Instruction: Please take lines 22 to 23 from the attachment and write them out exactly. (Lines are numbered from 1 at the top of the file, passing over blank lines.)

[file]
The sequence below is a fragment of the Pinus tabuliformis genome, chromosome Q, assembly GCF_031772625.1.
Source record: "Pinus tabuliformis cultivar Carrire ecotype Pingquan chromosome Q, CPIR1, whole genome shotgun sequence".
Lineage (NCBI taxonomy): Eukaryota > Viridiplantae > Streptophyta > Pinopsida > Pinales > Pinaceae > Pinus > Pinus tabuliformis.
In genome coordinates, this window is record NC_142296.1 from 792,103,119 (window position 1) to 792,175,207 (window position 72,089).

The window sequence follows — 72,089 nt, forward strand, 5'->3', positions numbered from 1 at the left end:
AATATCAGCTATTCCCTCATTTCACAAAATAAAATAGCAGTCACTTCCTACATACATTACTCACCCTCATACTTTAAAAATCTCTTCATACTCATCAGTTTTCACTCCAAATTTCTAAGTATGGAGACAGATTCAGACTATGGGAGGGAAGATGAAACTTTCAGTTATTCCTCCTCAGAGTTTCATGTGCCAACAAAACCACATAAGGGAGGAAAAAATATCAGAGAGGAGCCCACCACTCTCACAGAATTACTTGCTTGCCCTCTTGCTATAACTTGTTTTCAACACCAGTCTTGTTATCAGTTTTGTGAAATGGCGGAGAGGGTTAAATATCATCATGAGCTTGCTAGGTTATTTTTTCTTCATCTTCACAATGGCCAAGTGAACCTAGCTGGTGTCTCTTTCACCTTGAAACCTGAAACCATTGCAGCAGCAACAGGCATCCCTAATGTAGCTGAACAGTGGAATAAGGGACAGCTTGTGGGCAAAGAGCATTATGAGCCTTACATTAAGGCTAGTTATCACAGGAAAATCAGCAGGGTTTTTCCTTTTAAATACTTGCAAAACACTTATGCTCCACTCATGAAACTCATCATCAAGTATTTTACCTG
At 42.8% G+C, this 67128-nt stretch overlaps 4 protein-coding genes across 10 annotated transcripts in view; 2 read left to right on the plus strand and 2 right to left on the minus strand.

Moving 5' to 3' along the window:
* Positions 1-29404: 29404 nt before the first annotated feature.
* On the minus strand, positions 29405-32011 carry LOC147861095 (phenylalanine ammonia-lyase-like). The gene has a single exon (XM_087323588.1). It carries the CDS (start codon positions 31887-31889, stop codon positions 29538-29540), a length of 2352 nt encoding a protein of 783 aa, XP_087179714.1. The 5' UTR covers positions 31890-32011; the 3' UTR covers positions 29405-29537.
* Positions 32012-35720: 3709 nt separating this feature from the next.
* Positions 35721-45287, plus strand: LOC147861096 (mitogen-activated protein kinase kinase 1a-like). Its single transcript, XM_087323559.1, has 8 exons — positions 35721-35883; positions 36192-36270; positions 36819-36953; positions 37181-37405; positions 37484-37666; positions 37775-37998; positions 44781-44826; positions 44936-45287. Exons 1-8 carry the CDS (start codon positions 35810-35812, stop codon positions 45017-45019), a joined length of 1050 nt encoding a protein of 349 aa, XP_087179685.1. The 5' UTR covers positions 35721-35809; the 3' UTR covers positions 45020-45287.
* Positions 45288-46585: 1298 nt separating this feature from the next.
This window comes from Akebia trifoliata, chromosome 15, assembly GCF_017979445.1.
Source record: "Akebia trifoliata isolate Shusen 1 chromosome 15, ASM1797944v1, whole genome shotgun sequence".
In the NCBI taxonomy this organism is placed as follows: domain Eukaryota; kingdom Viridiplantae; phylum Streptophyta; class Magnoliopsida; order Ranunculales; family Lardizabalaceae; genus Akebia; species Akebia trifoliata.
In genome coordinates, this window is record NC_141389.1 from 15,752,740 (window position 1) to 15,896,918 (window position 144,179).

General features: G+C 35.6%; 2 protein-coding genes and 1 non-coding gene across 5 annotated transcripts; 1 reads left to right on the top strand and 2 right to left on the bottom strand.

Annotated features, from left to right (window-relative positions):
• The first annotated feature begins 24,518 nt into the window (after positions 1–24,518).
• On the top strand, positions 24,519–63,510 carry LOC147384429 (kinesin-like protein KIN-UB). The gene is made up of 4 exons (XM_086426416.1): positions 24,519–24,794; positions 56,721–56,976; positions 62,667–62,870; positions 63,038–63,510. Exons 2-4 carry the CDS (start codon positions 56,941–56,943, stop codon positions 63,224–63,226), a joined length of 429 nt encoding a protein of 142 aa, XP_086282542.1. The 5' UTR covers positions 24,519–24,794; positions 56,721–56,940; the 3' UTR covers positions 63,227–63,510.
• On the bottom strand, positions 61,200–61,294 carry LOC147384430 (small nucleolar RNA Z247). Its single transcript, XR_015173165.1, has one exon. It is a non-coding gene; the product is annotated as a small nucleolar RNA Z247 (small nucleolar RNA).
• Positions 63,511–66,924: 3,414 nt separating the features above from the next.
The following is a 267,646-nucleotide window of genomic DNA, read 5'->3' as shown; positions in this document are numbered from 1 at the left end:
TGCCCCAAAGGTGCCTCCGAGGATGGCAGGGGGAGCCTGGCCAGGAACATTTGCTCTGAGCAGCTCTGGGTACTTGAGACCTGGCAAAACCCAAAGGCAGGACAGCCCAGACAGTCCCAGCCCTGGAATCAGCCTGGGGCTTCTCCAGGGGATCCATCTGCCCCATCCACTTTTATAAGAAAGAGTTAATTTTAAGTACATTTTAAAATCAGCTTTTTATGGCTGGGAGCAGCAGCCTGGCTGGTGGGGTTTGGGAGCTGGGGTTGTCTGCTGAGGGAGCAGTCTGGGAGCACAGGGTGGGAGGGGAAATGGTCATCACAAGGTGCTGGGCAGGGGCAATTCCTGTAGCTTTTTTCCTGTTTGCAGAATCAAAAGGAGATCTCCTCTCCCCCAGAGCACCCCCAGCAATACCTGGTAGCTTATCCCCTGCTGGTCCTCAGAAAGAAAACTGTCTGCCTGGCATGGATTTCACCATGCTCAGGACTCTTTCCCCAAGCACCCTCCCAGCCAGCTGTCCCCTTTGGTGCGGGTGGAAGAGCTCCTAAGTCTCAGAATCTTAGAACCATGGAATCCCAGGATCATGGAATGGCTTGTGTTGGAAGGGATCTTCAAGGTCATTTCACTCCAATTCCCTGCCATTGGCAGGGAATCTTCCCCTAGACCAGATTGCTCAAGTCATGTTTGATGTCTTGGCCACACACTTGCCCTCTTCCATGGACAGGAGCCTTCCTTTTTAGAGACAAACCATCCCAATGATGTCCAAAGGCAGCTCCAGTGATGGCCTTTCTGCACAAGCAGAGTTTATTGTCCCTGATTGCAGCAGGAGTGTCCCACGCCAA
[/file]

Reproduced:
• On the bottom strand, positions 61,200–61,294 carry LOC147384430 (small nucleolar RNA Z247). Its single transcript, XR_015173165.1, has one exon. It is a non-coding gene; the product is annotated as a small nucleolar RNA Z247 (small nucleolar RNA).
• Positions 63,511–66,924: 3,414 nt separating the features above from the next.